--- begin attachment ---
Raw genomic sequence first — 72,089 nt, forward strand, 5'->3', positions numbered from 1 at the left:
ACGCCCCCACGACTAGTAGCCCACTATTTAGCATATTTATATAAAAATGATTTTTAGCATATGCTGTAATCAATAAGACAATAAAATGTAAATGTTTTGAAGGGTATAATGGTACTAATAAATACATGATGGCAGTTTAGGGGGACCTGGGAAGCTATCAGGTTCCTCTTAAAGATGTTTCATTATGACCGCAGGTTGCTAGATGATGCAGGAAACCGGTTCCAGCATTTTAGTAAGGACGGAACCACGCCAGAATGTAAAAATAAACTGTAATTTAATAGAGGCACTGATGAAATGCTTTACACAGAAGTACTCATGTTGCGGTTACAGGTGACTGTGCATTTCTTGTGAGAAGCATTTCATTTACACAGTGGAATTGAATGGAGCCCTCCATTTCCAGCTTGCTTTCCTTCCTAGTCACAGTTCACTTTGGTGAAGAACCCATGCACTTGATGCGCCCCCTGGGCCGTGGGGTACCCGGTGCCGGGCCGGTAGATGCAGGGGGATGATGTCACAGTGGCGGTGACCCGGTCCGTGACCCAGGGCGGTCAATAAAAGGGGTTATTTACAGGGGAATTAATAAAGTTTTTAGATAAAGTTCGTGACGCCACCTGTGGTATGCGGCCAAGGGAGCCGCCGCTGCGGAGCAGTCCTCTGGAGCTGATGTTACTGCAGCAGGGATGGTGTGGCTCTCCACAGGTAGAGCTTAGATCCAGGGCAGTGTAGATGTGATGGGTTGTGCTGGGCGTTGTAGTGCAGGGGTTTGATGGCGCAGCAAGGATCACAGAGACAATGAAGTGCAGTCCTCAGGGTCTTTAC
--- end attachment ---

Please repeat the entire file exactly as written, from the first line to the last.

Raw genomic sequence first — 72,089 nt, forward strand, 5'->3', positions numbered from 1 at the left:
ACGCCCCCACGACTAGTAGCCCACTATTTAGCATATTTATATAAAAATGATTTTTAGCATATGCTGTAATCAATAAGACAATAAAATGTAAATGTTTTGAAGGGTATAATGGTACTAATAAATACATGATGGCAGTTTAGGGGGACCTGGGAAGCTATCAGGTTCCTCTTAAAGATGTTTCATTATGACCGCAGGTTGCTAGATGATGCAGGAAACCGGTTCCAGCATTTTAGTAAGGACGGAACCACGCCAGAATGTAAAAATAAACTGTAATTTAATAGAGGCACTGATGAAATGCTTTACACAGAAGTACTCATGTTGCGGTTACAGGTGACTGTGCATTTCTTGTGAGAAGCATTTCATTTACACAGTGGAATTGAATGGAGCCCTCCATTTCCAGCTTGCTTTCCTTCCTAGTCACAGTTCACTTTGGTGAAGAACCCATGCACTTGATGCGCCCCCTGGGCCGTGGGGTACCCGGTGCCGGGCCGGTAGATGCAGGGGGATGATGTCACAGTGGCGGTGACCCGGTCCGTGACCCAGGGCGGTCAATAAAAGGGGTTATTTACAGGGGAATTAATAAAGTTTTTAGATAAAGTTCGTGACGCCACCTGTGGTATGCGGCCAAGGGAGCCGCCGCTGCGGAGCAGTCCTCTGGAGCTGATGTTACTGCAGCAGGGATGGTGTGGCTCTCCACAGGTAGAGCTTAGATCCAGGGCAGTGTAGATGTGATGGGTTGTGCTGGGCGTTGTAGTGCAGGGGTTTGATGGCGCAGCAAGGATCACAGAGACAATGAAGTGCAGTCCTCAGGGTCTTTAC